Visits to cinema showcases around the world
Verhoeven wants us to know who the real perverse parties are here, and he avoids charges of blasphemy in Benedetta by mining the history of the Catholic Church in rigorous, drippy excess. Also reviewed: Anais in Love, Bergman Island, Small Body, Three Floors.
The curators ask in the program notes, Can remembrance fix a broken world? At the core of this inquiry into the world, and the status of the human within its historical, sociopolitical, technological, and ecological parameters, lies the emphasis on feeling.
There was a fair amount of expectation for this year’s Midnight selections to contain the next iteration of meaningful, shocking, or gossip-inspiring titles that could also be talked about as layered, complex examinations of real-world issues.
In their ambivalence and open-endedness, these films paradoxically brought me closer to a kind of emotional release than any other films in the festival, managing to capture our current state of uninterrupted dread and malaise in a way that feels comfortingly familiar.
This year there wasn’t as much awkwardness in the form of glitchy, poorly synced Zoom interviews, as one might have expected, though the same can’t be said for the sometimes verbose, overly grave ways that some filmmakers talked about their projects.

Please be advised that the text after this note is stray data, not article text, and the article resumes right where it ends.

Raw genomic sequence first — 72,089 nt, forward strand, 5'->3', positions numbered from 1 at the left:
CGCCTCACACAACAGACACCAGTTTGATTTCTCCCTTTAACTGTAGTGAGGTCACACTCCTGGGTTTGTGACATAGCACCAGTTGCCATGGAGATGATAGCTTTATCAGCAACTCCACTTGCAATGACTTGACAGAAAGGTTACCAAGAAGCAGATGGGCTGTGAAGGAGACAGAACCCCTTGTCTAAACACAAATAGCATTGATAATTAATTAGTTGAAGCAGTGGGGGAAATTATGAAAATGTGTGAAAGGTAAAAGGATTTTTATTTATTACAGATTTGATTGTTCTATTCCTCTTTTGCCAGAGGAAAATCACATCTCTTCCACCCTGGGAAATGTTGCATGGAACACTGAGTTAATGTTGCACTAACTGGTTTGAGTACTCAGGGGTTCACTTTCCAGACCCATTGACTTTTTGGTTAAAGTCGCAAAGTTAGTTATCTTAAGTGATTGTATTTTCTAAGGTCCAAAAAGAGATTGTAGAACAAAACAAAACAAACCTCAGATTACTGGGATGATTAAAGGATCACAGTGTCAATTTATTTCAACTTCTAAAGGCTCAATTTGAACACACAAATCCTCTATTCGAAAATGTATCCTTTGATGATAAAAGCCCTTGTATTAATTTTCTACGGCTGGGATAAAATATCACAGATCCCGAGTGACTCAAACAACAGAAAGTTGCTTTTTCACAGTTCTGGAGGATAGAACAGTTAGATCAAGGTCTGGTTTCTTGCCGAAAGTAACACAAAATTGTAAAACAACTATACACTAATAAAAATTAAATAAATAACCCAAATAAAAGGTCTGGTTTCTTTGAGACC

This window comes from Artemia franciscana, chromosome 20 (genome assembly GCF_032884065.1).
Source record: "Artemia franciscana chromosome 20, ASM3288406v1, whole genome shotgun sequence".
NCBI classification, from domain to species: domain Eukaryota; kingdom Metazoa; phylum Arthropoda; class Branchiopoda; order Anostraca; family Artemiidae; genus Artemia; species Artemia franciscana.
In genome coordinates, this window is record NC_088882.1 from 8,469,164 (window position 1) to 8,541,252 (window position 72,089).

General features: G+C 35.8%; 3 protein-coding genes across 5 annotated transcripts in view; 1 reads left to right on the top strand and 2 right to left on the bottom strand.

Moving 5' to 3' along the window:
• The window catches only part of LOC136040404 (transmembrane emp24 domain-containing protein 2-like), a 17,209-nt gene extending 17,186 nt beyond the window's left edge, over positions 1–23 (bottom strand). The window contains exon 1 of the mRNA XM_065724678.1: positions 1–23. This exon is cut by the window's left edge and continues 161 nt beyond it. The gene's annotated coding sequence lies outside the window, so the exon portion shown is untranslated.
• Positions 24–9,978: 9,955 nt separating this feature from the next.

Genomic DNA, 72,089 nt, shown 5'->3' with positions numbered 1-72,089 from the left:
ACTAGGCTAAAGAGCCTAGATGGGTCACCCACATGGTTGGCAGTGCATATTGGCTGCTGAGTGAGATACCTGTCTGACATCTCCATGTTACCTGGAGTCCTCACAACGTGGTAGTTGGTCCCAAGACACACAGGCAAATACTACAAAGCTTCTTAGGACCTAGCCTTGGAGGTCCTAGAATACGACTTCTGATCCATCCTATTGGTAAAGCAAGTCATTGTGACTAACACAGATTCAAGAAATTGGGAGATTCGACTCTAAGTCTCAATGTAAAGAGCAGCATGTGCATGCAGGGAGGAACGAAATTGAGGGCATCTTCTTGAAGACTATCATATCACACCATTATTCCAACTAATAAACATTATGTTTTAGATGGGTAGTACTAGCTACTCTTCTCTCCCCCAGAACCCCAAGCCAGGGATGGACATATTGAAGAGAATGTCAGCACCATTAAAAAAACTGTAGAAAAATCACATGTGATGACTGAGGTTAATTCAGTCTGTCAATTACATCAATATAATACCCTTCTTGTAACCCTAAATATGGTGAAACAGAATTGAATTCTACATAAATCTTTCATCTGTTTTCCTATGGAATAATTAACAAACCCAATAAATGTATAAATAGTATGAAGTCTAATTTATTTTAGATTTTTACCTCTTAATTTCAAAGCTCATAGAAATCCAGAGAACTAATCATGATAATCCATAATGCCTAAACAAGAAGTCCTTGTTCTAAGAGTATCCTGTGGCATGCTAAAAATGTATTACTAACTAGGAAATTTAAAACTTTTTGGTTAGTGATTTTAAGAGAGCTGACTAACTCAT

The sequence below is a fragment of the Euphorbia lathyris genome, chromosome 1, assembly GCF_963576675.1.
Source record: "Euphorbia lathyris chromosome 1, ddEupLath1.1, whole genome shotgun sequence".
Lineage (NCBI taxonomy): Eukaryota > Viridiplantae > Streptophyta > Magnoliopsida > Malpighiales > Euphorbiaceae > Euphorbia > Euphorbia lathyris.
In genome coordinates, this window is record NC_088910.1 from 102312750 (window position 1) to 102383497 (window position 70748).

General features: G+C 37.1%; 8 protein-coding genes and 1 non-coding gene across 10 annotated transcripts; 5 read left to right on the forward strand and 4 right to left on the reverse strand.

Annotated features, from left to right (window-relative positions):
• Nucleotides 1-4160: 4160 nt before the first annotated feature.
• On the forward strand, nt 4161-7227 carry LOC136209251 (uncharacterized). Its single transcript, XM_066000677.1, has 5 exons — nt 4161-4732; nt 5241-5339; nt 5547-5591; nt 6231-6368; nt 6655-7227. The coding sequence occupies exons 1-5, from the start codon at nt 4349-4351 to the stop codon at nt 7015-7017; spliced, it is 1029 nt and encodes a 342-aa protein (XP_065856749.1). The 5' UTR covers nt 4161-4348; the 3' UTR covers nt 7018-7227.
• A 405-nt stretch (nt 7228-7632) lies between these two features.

While I tend to chafe at categorizing directors based on gender, each of these films is richer as a result of their lived experience as women, and the particular struggle of searching for agency in a world that limits it.
As a viewer and participant, I was increasingly aware that the objective of the festival was to be a space in which we questioned and looked closely at the historical work and power imbalances that have long existed within the documentary form.
Eloy Enciso’s Endless Night, Maya Da-Rin’s The Fever,Affonso Uchôa’s Seven Years in May, Ben Rivers and Anocha Suwichakornpong’s Krabi, 2562, James N. Kienitz Wilkins’s This Action Lies, Annie MacDonell’s Book of Hours, Sergei Loznitsa’s State Funeral, and more
Filmmakers are actively pushing up against what it means to make a documentary at all, and the True/False Film Festival caters to and nurtures that objective. I am especially thankful to True/False for exposing me to new possibilities for Black cinema.